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Sicily: Recipes from an Italian Island (English Edition) Format Kindle
Description du produit
Quatrième de couverture
Now Italian aficionados, Katie and Giancarlo Caldesi, head to the island to immerse themselves in its diverse food scene. Starting in the capital, Palermo, the couple come across some exciting street food that features tasty Arancini (rice balls stuffed with meat sauce and cheese) to lesser know gems such as Panelle (garbanzo bean fritters), and Sfincione, a thick Sicilian pizza, topped with tomatoes, onions, anchovies, and casciocavallo cheese.
In Trapani they try a fish couscous and then head to Noto, where almonds dominate in some memorable desserts, including a classic Semifreddo and a refreshing Almond Granita (served with fresh brioche, for dunking). Nor would any Sicilian book would be complete without Pasta Alla Norma (pasta with tomatoes and eggplants) and the classic, ricotta-filled sweet delight Cannoli.
--Ce texte fait référence à l'édition hardcover.
Biographie de l'auteur
Détails sur le produit
- ASIN : B01JLY1UVI
- Éditeur : Hardie Grant London; 1er édition (20 octobre 2016)
- Langue : Anglais
- Taille du fichier : 63486 KB
- Synthèse vocale : Activée
- Lecteur d’écran : Pris en charge
- Confort de lecture : Activé
- X-Ray : Non activée
- Word Wise : Activé
- Nombre de pages de l'édition imprimée : 272 pages
- Classement des meilleures ventes d'Amazon : 125,613 en Boutique Kindle (Voir les 100 premiers en Boutique Kindle)
- Commentaires client :
Meilleurs commentaires provenant d’autres pays
I love this style of book where you can really get a sense of the place as in their other books. A great preabmble followed by the reference of food.
In many ways Sicilian food is very like the food of the rest of the country but there are a few twists:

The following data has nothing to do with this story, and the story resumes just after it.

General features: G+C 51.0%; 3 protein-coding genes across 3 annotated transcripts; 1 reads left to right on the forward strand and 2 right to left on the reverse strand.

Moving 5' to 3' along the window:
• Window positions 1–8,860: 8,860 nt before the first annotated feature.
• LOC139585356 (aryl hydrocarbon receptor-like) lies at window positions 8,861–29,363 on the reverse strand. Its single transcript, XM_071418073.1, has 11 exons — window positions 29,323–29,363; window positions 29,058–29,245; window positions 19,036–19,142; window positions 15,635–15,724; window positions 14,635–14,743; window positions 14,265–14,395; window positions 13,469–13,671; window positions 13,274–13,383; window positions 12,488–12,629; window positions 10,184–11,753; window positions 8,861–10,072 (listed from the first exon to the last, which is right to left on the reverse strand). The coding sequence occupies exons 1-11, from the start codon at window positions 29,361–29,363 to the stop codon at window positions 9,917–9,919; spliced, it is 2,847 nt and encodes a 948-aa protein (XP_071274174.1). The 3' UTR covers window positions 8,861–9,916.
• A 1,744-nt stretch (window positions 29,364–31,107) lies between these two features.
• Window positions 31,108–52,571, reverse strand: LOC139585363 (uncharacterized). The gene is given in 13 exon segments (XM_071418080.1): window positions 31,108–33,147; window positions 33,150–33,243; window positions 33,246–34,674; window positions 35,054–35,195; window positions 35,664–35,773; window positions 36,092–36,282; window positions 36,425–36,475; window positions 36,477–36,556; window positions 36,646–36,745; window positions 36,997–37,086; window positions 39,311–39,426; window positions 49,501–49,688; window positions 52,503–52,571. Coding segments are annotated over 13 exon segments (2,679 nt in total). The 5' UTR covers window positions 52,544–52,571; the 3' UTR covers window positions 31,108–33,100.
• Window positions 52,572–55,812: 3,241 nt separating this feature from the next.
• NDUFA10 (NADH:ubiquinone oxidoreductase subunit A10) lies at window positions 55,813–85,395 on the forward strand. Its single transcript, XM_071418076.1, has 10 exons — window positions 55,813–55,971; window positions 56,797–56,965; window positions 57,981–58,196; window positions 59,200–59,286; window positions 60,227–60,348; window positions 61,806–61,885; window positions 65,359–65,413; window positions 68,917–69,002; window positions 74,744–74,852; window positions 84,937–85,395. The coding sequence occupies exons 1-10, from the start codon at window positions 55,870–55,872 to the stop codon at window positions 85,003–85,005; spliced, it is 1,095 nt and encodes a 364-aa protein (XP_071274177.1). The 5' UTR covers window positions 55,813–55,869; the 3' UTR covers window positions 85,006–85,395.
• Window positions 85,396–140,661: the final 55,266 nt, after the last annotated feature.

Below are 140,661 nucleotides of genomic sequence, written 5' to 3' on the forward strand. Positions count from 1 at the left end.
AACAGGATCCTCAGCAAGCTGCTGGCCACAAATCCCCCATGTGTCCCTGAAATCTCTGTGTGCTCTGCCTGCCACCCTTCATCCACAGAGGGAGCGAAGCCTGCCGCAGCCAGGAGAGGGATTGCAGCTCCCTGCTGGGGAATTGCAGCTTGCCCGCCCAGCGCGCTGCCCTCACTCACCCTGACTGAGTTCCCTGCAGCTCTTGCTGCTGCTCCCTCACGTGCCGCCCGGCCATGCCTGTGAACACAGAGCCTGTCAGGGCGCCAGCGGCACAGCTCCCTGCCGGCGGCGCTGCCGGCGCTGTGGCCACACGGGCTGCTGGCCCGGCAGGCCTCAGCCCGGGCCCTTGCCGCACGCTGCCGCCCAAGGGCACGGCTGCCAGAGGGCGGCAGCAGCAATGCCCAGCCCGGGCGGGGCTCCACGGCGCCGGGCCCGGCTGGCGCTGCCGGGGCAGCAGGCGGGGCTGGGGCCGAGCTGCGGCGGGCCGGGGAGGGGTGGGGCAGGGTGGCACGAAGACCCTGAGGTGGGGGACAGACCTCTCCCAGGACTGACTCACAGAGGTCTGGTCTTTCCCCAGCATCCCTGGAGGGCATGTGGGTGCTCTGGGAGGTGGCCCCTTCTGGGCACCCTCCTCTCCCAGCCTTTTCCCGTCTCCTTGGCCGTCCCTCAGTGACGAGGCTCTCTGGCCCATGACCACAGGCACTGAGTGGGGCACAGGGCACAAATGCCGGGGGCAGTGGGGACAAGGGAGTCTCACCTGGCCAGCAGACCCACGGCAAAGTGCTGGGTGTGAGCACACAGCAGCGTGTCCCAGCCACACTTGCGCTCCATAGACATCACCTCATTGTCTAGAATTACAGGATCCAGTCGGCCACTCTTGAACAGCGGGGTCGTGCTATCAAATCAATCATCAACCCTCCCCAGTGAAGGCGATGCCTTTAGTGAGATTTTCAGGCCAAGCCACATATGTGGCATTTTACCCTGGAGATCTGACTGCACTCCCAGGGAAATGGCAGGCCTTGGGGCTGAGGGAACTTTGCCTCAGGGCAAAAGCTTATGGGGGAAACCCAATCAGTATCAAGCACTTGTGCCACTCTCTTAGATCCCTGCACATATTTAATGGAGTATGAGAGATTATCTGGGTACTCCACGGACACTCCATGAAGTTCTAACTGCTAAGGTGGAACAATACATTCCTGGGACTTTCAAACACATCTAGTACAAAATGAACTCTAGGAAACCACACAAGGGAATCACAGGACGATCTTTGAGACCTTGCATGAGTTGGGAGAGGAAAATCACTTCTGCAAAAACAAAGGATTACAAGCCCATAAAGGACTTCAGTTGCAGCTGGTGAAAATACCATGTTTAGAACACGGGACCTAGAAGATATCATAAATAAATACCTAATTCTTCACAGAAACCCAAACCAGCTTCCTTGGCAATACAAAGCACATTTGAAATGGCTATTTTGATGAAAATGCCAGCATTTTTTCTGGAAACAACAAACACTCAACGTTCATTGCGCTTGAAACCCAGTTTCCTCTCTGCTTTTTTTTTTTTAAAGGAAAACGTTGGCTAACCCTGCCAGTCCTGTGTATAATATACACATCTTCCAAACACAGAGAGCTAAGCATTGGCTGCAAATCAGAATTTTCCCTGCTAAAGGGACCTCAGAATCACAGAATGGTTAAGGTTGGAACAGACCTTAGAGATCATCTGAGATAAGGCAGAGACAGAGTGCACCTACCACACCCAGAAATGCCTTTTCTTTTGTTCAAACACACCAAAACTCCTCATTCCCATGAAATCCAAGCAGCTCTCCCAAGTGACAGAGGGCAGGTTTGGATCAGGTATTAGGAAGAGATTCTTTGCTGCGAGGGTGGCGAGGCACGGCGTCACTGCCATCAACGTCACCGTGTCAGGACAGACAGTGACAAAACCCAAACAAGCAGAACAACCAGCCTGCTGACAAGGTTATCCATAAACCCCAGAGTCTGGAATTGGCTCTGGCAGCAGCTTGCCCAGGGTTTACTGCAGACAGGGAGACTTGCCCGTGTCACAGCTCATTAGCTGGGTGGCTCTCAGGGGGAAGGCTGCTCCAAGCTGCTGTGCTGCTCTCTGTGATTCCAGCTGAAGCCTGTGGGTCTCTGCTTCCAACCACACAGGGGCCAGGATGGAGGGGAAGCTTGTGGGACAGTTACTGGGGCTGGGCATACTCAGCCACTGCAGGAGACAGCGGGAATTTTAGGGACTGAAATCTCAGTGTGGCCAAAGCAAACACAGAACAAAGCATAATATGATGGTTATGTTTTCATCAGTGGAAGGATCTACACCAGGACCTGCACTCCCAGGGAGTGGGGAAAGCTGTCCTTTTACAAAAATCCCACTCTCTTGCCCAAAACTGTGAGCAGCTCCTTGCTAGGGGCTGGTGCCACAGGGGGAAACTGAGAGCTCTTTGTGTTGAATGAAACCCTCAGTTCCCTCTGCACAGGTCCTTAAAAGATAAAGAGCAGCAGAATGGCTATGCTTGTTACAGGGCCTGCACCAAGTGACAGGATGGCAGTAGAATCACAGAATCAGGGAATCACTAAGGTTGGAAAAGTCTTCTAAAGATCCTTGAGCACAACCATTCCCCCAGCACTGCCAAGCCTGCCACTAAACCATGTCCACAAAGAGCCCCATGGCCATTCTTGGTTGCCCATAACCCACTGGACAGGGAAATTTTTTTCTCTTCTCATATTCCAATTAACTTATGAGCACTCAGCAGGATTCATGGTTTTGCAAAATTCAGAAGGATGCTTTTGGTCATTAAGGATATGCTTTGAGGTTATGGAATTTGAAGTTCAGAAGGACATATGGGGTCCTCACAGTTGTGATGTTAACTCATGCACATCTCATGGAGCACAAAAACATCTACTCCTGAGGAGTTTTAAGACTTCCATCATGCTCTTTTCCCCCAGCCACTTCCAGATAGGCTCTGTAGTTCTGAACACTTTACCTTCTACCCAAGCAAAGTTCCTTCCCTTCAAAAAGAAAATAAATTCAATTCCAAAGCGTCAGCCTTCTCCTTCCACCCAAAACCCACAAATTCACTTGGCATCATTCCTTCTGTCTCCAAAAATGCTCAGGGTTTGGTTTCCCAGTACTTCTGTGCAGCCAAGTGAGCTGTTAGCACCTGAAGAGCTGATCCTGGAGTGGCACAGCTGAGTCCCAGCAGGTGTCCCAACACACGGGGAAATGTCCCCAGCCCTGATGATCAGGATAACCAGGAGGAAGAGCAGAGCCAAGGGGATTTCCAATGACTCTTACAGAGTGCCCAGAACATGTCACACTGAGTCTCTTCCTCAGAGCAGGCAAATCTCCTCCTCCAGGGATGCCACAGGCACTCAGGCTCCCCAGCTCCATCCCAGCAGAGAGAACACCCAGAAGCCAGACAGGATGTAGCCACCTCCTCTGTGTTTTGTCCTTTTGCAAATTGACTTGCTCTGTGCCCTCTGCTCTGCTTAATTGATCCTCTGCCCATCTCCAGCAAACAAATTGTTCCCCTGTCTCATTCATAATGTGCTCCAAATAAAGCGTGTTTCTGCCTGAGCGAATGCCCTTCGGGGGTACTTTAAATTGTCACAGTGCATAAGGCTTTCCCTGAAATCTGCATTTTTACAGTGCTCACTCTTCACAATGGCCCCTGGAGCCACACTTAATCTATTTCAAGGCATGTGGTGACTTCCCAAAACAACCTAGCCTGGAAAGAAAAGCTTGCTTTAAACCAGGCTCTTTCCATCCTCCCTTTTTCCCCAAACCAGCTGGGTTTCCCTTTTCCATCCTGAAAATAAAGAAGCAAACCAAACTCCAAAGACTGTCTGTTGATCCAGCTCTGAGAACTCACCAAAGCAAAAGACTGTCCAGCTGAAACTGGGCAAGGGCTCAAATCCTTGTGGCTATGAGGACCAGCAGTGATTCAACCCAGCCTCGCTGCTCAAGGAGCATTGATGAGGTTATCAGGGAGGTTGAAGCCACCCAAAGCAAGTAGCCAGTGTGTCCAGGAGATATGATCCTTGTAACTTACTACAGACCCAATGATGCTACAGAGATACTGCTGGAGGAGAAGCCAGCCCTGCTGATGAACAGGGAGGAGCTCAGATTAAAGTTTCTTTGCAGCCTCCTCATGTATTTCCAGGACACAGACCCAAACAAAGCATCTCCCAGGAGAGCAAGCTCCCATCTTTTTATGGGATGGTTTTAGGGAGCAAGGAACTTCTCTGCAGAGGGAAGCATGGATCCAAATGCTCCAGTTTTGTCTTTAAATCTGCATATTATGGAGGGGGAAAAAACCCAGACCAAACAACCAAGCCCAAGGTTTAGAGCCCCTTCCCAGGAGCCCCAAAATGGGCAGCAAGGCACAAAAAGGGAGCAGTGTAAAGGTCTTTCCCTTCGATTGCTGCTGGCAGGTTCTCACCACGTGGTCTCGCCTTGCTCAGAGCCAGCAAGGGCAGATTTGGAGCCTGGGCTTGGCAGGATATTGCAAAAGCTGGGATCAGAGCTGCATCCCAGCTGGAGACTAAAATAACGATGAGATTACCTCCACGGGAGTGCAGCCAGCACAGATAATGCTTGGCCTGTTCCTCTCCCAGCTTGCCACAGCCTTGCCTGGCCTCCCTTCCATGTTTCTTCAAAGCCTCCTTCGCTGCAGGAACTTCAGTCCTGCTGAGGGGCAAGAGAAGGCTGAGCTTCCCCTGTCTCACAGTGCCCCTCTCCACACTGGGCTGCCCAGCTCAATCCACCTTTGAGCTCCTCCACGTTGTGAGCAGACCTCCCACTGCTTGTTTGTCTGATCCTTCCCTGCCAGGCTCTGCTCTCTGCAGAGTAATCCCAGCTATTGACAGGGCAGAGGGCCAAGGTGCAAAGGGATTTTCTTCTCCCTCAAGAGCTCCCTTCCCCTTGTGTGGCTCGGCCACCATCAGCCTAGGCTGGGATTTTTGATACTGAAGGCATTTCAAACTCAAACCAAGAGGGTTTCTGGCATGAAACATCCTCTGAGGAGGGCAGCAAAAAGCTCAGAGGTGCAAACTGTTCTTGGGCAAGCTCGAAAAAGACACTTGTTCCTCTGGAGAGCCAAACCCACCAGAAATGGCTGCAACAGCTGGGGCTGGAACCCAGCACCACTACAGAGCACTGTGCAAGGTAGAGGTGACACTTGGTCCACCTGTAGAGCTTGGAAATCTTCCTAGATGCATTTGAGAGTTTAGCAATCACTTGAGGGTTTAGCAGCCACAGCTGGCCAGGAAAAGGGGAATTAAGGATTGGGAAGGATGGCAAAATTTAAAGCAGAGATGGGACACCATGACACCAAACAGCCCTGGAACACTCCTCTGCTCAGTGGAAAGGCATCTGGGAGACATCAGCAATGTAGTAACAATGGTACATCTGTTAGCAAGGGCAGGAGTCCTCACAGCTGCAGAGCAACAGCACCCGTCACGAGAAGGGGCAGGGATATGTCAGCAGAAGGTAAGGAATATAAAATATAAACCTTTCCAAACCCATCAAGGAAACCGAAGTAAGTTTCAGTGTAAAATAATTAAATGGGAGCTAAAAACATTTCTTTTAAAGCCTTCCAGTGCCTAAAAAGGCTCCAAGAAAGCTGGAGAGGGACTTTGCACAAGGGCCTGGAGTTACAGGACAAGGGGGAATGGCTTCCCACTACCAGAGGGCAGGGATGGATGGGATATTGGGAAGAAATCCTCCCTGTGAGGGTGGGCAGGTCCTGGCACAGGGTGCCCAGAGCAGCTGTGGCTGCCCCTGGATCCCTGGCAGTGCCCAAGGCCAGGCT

1. Sicily has been occupied by many different countries since the Greeks over two thousand years ago – the Phoenician/Carthaginians, the Romans, the Byzantines and the Normans. Each has left their own mark on the Sicilian cuisine.
2. Its geographical position – at the crossroads of the Mediterranean, halfway between Africa and Europe, facing both east and west.
3. It has always been a very poor country dependent on local produce.
This book introduces us to Sicily and gives a brief outline of its history. It is full of pictures and is a joy to browse through.
But how does it rate as a cookbook?
It is all right. After the introduction there are sections on:
• Palermo & its street food
• Pasta, Rice & Couscous
• Meat & Poultry
• Dolci & Cocktails
The emphasis is on food that is quick and easy to make, so there are not recipes for some of the famous sweet Sicilian pastries like canolli which are quite complicated to make, but there are excellent sections on arancini (Montalbano’s favourite!) and ice cream. There are also more recipes for aubergines than you usually see.
What I especially like about this book is that it shows you how to make really delicious food simply, using very few ingredients. It demonstrates very clearly that delicious doesn’t have to be complicated or expensive and that you can produce something good to eat very quickly.
If you want to immerse yourself in the cuisine (cucina?) of Sicily then go for one of the heavyweight books like The Silver Spoon, or Locatelli, but if want quick and easy recipes that will give you an authentic flavour of Sicily, you won’t go far wrong with this.